This sand, this golden golden sand, how it kissed their knees and hands. Working apart, they patted and pushed, slapped and squeezed. As the tide crept out, this magical sand rose into an amazing tower, one that had been in their eyes from the beginning.

People milled around them, nodding and gasping, pointing and smiling, but they continued obliviously until their tower was the perfect height. Only then did they lift the object that had been between them all this time, and, on tiptoe, carefully place it at the top of their tower.

The tide surged forwards. Silently they moved a stone’s throw from their tower. When the waves chomped at its base, he was the first to bow his head and sob. Trembling, she reached out for her father’s hand. Moments later, their shrivelling tower toppled and the ashes of her mother slid gracefully out to sea.

(148 words)


The above story was written in response to the What Pegman Saw prompt, which this week took us to:

Angola, Africa

You are warmly invited to the Inlinkz link party to read other globetrotting contributors’  stories inspired by this week’s prompt.

Click here to enter

Thank you, as ever, Karen and Josh, for hosting this great weekly prompt, and for everyone who takes part.

Posted in what pegman saw

THE BARE NECESSITIES

Picture by debbiayelet from Pixbay


The Bare Necessities

© Kelvin M. Knight, 2019

We didn’t know we could dance. We didn’t know we could sing. If they hadn’t welcomed us into their amazing home and encouraged us with their kind words, their wonderful music, we would still be none the wiser.

The way their drums beat, the way their lights pulsed, was like lifetimes of heartbeats becoming one.

Our arms lifting, our bodies gyrating, we became one, whereupon our souls were revealed, harmonious and multicoloured souls that swirled before them, made them clap and cheer until their souls flopped out: ugly pits they were ashamed of. Pits writhing in agony where we glimpsed our ancestors standing naked, chained at their necks and feet. Their fur was bald and bloody and caked in excrement. Tortured, our ancestors were forced to fight until they died.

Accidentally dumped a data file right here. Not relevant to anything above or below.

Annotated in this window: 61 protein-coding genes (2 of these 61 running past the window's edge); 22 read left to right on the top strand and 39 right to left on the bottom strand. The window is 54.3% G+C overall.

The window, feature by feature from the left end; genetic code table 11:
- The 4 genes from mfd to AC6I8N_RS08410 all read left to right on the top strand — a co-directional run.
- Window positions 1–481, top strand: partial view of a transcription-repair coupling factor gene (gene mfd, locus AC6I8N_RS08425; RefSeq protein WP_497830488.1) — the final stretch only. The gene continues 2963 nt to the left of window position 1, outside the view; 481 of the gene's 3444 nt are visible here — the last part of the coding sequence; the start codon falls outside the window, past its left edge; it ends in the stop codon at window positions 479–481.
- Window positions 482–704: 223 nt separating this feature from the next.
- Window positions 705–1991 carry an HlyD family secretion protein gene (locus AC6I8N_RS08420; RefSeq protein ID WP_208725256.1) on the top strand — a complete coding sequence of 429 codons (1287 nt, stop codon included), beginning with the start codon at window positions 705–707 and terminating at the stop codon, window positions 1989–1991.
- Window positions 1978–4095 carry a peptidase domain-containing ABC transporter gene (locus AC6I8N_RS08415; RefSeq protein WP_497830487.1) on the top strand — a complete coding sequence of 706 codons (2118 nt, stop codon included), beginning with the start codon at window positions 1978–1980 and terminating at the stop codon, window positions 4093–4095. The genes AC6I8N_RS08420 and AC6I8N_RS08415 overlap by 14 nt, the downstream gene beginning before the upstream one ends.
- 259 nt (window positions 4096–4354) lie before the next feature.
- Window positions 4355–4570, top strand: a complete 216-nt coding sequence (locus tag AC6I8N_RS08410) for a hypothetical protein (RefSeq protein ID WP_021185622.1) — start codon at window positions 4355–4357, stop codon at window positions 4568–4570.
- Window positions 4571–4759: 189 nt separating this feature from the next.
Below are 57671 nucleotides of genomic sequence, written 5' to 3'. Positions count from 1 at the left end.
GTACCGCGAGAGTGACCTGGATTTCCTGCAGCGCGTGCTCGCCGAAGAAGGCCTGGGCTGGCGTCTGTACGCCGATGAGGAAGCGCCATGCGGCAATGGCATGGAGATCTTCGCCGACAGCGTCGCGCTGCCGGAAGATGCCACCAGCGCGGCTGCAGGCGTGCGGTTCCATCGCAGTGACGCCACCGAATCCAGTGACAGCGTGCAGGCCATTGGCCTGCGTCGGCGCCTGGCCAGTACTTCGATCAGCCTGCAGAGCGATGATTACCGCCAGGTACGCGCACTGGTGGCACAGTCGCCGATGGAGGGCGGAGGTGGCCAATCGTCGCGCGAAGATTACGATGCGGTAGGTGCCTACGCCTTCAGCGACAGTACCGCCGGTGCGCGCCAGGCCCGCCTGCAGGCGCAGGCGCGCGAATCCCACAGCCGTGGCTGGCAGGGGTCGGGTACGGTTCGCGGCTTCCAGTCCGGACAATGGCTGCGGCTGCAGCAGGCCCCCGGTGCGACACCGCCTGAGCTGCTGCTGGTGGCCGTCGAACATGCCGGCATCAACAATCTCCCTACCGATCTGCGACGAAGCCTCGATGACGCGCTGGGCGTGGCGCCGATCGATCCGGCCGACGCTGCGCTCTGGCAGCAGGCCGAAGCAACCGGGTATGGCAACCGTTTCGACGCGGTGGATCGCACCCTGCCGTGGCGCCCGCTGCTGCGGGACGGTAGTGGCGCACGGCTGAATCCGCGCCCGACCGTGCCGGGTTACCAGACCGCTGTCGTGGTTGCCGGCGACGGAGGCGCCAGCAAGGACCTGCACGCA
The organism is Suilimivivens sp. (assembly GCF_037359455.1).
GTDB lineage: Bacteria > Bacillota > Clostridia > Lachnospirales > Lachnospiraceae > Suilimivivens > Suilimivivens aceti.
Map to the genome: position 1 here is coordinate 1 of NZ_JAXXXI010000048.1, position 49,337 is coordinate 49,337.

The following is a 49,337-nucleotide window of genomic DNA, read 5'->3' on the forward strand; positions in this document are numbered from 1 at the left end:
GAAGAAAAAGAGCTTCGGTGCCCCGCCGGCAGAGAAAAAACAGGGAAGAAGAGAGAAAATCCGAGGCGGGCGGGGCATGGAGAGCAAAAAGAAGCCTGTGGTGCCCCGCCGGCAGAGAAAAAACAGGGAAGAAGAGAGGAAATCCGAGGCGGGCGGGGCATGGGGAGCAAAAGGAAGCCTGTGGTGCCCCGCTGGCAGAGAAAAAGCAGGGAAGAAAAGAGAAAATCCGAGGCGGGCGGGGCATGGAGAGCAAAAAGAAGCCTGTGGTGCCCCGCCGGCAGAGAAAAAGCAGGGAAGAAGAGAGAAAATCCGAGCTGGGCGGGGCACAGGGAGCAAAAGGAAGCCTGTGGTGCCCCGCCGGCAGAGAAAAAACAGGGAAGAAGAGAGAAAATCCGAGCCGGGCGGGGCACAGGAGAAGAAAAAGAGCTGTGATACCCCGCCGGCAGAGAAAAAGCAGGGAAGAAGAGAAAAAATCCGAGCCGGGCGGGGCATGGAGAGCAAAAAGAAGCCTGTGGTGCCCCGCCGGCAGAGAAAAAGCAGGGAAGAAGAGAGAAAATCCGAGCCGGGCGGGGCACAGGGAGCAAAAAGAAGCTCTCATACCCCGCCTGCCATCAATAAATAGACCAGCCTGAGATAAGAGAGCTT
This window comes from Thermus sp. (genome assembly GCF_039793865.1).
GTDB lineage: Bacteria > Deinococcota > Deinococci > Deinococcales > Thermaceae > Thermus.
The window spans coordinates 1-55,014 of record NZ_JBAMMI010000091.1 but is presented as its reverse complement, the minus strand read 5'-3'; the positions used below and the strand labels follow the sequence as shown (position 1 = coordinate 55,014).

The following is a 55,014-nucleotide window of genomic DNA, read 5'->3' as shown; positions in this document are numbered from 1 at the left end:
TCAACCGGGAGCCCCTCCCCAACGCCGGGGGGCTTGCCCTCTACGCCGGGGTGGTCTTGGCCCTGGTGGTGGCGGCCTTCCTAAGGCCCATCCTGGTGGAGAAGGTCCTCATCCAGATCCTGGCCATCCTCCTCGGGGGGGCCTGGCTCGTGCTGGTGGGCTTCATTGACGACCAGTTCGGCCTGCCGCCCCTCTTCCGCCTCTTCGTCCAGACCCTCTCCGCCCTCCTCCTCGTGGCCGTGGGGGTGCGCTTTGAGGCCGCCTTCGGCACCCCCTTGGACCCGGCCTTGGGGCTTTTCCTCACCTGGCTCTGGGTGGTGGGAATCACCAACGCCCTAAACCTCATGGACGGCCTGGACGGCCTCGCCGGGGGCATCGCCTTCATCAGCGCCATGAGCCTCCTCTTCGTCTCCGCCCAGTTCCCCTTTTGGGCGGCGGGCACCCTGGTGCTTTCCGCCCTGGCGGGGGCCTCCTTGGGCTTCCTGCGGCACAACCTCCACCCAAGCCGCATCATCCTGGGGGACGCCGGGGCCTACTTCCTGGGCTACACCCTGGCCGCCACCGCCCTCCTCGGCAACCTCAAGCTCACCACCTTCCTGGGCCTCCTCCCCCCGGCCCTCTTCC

Motionless, we bared our teeth then held out our clawed paws, offered them our forgiveness until their lamenting began.

(150 words)


The above “talking statue” story was written in response to the What Pegman Saw prompt, which this week took us to:

Riga, Latvia

You are warmly invited to the Inlinkz link party to read other globetrotting contributors’  stories inspired by this week’s prompt.

Click here to enter

Thank you, as ever, Karen and Josh, for hosting this great weekly prompt, and for everyone who takes part.

Posted in what pegman saw

LOVING MYSELF

Picture of English Garden Entrance by Trevor D from Google Maps


Loving Myself

© Kelvin M. Knight, 2019

There’s this garden before me I long to enter, one bursting with scents that make me feel alive.

Behind that perfect picket fence, blood-red roses grin at me. Behind them, a crazy-paving path zigzags across an immaculate lawn before circling a cottage which has the neatest of thatched roofs and the whitest of walls.

Around and around, flowers of every variety are weaved into collages by bees dragging pearls of pollen, while butterflies with angels’ wings dance  and birds sing the most heavenly song.

Inside the cottage, children giggle, adults too. Their good humour makes me want to hurl this wretched broken boot away and stomp forward.

I could.

I should.

I would love to enter this divine garden, join all those souls who passed me, but I am not good enough, I have never been good enough. And yet, it is entirely too lonely here to give up trying.

(150 words)


IMG_20190810_131301.jpg


The above story was written in response to the What Pegman Saw prompt, which this week took us to:

Manitoba, Canada

You are warmly invited to the Inlinkz link party to read other globetrotting contributors’  stories inspired by this week’s prompt.

Click here to enter

Thank you, as ever, Karen and Josh, for hosting this great weekly prompt, and for everyone who takes part.

Posted in what pegman saw

THE END OF THE RAINBOW

Picture of Storybook Island by Jeffrey Hammel from Google Maps


The End of the Rainbow

© Kelvin M. Knight, 2019

You can’t see me, little girl, you can’t!

Stop looking at me, little girl, stop looking!

No, I’m not going to wave at you because you’re waving at me, because I’m busy trying to hide my pot of gold, all right!

Sheesh – have I got to make another rainbow, slide along those sharp colours by the seat of my pants again? Cut myself to ribbons yet again? Have I? Have I? Hmmm!

Please, little girl, just look away. Please, please, pretty sugar and spice and all things nice please, look away.

Fine.

How about closing your eyes and counting to fifty? That’s right, I’ll play hide and seek with you. You count to fifty and I’ll hide my pot of life savings. When you open your eyes, if you can find them they’re yours… if you can’t, well, I will just add your soul to my collection of golden coins.

(150 words)


The above story was written in response to the What Pegman Saw prompt, which this week took us to:

Black Hills, South Dakota

You are warmly invited to the Inlinkz link party to read other globetrotting contributors’  stories inspired by this week’s prompt.

Click here to enter

Thank you, as ever, Karen and Josh, for hosting this great weekly prompt, and for everyone who takes part.